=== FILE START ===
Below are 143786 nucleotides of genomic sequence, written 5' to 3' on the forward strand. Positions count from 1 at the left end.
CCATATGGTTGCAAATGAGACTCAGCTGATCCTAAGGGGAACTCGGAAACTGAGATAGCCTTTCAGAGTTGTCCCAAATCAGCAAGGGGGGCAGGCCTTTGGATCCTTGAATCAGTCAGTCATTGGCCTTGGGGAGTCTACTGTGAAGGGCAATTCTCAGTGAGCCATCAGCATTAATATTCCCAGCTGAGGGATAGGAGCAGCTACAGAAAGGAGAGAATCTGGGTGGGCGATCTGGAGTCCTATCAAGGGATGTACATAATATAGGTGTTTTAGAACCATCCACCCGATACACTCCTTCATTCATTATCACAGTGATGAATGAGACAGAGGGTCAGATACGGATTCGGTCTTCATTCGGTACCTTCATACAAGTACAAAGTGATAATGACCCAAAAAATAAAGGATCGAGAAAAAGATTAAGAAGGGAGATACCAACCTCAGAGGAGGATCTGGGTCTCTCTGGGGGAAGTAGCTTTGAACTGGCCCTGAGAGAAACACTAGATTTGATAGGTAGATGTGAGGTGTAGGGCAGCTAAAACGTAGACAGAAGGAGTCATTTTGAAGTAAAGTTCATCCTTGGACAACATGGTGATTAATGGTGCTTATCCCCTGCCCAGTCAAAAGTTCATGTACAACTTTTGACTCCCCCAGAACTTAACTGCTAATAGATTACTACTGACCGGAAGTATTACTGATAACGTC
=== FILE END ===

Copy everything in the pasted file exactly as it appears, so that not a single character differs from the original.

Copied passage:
Below are 143786 nucleotides of genomic sequence, written 5' to 3' on the forward strand. Positions count from 1 at the left end.
CCATATGGTTGCAAATGAGACTCAGCTGATCCTAAGGGGAACTCGGAAACTGAGATAGCCTTTCAGAGTTGTCCCAAATCAGCAAGGGGGGCAGGCCTTTGGATCCTTGAATCAGTCAGTCATTGGCCTTGGGGAGTCTACTGTGAAGGGCAATTCTCAGTGAGCCATCAGCATTAATATTCCCAGCTGAGGGATAGGAGCAGCTACAGAAAGGAGAGAATCTGGGTGGGCGATCTGGAGTCCTATCAAGGGATGTACATAATATAGGTGTTTTAGAACCATCCACCCGATACACTCCTTCATTCATTATCACAGTGATGAATGAGACAGAGGGTCAGATACGGATTCGGTCTTCATTCGGTACCTTCATACAAGTACAAAGTGATAATGACCCAAAAAATAAAGGATCGAGAAAAAGATTAAGAAGGGAGATACCAACCTCAGAGGAGGATCTGGGTCTCTCTGGGGGAAGTAGCTTTGAACTGGCCCTGAGAGAAACACTAGATTTGATAGGTAGATGTGAGGTGTAGGGCAGCTAAAACGTAGACAGAAGGAGTCATTTTGAAGTAAAGTTCATCCTTGGACAACATGGTGATTAATGGTGCTTATCCCCTGCCCAGTCAAAAGTTCATGTACAACTTTTGACTCCCCCAGAACTTAACTGCTAATAGATTACTACTGACCGGAAGTATTACTGATAACGTC